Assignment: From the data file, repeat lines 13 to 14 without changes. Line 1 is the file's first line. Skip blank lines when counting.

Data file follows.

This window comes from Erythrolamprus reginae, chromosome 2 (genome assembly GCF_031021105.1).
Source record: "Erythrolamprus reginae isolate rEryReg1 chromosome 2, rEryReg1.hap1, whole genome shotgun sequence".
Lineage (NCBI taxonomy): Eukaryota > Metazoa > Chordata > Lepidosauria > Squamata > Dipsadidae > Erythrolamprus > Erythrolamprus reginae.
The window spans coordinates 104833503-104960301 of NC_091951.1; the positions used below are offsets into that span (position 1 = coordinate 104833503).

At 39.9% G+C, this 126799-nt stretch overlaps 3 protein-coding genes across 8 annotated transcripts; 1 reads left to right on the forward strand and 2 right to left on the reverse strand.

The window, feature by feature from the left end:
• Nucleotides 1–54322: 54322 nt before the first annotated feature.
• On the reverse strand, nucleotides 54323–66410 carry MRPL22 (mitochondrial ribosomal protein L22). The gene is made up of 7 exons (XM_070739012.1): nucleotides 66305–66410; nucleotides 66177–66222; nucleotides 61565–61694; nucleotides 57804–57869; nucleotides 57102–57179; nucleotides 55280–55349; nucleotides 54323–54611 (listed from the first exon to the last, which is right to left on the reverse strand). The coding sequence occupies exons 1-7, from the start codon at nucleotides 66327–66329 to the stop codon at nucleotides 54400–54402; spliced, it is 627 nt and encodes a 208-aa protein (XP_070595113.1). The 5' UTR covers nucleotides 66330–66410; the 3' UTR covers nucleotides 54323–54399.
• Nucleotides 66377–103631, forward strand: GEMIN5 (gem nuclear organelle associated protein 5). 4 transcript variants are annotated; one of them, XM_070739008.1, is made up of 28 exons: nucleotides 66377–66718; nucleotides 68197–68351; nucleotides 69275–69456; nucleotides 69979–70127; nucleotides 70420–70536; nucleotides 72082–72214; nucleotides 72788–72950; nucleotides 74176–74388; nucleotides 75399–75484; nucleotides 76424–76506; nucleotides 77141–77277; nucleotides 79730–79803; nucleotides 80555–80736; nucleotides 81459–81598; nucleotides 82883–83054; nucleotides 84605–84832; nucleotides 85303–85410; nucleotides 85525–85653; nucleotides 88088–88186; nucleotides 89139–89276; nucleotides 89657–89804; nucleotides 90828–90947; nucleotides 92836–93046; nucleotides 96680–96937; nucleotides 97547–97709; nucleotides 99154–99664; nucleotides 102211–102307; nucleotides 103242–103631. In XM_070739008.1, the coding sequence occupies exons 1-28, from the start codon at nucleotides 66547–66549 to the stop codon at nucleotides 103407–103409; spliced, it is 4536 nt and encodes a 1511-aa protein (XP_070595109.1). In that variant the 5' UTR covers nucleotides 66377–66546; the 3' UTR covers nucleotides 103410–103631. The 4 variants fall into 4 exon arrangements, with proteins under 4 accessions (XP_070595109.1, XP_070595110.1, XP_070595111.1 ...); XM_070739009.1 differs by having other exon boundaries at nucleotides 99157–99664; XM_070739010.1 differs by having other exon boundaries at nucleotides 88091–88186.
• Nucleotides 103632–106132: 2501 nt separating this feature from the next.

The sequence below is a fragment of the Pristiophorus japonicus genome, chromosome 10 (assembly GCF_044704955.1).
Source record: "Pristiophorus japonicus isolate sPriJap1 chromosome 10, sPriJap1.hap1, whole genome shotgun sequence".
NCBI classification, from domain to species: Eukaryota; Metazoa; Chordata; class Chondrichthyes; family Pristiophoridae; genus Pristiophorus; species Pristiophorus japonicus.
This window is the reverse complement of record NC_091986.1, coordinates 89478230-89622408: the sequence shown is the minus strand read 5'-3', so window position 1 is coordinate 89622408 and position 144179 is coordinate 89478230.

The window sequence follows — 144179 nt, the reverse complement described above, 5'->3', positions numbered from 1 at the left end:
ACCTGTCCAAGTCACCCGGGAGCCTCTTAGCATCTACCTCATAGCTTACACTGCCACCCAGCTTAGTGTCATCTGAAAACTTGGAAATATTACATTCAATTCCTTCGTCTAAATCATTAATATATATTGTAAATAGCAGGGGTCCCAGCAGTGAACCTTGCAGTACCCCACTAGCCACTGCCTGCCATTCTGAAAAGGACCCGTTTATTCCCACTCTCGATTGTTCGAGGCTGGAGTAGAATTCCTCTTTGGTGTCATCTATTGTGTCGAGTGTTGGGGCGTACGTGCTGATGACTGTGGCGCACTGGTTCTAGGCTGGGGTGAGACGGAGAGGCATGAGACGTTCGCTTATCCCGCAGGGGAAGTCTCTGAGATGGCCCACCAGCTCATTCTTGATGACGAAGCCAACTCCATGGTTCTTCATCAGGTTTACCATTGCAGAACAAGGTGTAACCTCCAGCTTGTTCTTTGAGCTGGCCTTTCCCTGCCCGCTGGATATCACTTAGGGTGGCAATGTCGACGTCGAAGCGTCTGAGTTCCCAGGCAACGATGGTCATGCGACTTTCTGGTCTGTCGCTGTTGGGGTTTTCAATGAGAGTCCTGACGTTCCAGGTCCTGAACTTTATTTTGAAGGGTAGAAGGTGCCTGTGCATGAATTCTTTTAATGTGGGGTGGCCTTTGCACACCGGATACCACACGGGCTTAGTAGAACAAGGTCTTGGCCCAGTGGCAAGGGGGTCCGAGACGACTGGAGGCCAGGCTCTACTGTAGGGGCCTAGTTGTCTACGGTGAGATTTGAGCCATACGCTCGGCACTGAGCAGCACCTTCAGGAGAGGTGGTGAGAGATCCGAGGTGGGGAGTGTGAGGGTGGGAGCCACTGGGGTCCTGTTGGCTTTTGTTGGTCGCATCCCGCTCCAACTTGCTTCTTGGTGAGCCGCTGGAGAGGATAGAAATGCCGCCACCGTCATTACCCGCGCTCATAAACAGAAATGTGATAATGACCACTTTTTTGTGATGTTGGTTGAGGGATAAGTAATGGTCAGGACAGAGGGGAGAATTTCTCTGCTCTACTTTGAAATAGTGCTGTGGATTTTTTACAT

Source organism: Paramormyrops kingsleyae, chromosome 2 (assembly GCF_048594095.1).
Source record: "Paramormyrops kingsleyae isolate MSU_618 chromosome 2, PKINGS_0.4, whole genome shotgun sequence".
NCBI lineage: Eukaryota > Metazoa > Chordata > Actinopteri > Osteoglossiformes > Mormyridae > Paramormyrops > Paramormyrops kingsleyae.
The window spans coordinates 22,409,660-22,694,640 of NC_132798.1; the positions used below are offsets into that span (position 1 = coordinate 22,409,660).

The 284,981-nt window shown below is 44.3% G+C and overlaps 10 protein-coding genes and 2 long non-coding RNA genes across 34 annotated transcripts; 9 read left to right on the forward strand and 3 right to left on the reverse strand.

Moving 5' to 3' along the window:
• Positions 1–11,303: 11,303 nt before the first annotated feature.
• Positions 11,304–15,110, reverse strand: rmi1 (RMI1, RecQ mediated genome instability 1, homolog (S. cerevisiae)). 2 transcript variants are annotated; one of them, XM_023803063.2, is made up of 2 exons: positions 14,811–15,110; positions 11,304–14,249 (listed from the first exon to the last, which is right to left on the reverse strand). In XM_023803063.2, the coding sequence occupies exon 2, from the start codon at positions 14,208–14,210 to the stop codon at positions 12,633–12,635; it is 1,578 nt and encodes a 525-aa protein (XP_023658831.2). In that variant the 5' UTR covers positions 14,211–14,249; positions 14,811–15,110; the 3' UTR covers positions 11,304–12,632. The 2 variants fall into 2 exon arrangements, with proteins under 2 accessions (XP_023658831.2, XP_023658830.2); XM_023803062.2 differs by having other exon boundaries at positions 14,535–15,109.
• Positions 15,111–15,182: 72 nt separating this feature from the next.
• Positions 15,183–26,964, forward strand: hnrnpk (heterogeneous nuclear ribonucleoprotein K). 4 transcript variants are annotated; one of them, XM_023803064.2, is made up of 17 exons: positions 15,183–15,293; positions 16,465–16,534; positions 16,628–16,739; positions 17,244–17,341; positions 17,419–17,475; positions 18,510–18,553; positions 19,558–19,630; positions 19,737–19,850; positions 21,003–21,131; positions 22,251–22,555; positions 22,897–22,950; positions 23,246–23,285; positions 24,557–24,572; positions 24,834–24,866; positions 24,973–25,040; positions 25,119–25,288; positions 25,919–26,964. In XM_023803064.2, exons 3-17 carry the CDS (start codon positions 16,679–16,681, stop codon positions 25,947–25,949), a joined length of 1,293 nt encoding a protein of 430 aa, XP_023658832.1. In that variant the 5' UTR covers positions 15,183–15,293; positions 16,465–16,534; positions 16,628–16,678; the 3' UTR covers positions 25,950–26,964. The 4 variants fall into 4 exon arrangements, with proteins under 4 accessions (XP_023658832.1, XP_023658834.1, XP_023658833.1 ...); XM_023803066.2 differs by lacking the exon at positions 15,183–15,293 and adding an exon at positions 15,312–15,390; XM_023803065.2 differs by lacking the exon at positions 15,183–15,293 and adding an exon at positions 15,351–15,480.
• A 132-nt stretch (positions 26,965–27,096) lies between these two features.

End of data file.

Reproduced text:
NCBI classification, from domain to species: Eukaryota; Metazoa; Chordata; class Chondrichthyes; family Pristiophoridae; genus Pristiophorus; species Pristiophorus japonicus.
This window is the reverse complement of record NC_091986.1, coordinates 89478230-89622408: the sequence shown is the minus strand read 5'-3', so window position 1 is coordinate 89622408 and position 144179 is coordinate 89478230.